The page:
Uganda’s roads are utterly inadequate to support the volume and weight of heavy equipment that will be needed for oil production, according to a senior manager in a major international logistics company that ships oil and gas rigs around the world.
Uganda will need to import “at least 600 truckloads of” heavy equipment, weighing up to 250 tonnes per load, the logistical expert told Oil in Uganda, adding that even along Uganda’s major highways bridges cannot support loads over 50 or 60 tonnes.
The heaviest and widest loads would travel no more than two or three kilometres a day, the company representative said.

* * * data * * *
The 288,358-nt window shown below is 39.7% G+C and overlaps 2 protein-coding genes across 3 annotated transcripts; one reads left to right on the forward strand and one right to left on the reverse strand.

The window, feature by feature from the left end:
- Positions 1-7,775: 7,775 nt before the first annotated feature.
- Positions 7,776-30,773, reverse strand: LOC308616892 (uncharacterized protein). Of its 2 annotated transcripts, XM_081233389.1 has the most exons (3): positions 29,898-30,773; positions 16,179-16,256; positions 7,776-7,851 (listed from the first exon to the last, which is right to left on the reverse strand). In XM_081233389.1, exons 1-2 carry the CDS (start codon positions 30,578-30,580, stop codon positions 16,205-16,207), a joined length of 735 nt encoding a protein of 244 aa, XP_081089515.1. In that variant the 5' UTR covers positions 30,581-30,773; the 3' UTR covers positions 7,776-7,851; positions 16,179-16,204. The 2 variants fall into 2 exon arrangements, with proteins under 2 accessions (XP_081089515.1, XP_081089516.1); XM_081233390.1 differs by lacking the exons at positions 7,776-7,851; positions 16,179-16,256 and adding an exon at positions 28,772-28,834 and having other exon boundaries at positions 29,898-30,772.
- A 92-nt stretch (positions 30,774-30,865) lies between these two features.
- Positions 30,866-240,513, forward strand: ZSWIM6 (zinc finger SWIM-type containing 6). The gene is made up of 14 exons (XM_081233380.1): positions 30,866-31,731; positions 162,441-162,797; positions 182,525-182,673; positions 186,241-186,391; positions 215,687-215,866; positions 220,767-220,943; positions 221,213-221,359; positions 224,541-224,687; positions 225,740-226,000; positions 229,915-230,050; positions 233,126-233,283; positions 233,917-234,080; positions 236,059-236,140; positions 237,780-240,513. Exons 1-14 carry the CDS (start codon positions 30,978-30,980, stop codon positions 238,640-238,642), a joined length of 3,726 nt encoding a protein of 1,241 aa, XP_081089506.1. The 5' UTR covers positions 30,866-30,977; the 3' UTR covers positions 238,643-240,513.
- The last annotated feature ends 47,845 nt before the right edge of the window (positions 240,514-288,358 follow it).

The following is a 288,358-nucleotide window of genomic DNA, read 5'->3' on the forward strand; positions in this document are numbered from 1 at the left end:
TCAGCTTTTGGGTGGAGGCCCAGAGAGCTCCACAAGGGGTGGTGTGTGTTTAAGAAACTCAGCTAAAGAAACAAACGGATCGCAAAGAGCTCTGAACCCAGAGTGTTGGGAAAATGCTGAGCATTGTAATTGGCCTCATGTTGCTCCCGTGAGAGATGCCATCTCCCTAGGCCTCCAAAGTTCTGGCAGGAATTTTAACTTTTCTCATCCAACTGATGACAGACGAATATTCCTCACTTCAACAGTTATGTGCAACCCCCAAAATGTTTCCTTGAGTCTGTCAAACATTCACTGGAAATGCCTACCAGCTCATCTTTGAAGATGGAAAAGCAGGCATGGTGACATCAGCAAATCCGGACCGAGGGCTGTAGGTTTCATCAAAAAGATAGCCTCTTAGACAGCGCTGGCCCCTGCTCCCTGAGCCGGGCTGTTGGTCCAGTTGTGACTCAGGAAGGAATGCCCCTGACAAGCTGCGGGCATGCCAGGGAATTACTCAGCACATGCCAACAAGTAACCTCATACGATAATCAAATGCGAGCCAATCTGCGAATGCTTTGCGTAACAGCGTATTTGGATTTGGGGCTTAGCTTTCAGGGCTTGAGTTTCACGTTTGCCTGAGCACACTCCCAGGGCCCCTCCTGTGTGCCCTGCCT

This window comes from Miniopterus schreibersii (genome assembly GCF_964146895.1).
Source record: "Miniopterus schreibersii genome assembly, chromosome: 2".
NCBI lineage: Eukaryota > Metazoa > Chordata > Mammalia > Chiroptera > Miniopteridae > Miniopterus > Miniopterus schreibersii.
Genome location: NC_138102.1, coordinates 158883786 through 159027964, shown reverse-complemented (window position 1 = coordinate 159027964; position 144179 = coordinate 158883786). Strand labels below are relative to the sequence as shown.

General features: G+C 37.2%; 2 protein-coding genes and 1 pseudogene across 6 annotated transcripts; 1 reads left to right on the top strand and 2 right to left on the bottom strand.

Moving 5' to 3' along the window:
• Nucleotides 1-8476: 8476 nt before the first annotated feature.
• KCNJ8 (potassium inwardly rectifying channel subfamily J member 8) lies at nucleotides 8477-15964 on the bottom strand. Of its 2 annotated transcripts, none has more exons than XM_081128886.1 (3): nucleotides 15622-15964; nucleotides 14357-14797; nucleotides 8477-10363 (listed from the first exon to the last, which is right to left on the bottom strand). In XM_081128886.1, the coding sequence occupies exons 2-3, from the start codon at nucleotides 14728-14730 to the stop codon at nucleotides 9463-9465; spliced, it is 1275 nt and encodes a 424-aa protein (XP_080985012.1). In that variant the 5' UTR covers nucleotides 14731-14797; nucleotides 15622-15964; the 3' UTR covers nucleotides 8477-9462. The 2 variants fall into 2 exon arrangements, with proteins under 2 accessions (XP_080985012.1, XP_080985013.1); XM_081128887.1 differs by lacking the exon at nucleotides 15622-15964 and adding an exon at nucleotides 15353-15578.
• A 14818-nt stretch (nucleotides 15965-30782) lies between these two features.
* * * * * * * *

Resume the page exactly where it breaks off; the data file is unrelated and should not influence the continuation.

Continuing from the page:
Bottlenecks will begin “right at the border,” he said. In addition to new roads in the oil producing regions, the country’s major highways will need reinforcing.
Necessary improvements are likely to take several years, he concluded, and in the circumstances he considers 2017 an “optimistic” target for producing’ first oil.’
The logistician’s analysis echoes remarks made by Total’s General Manager in Uganda, Loic Laurandel, who stated in September that production would not begin before 2017, and would first require substantial investment in transport infrastructure.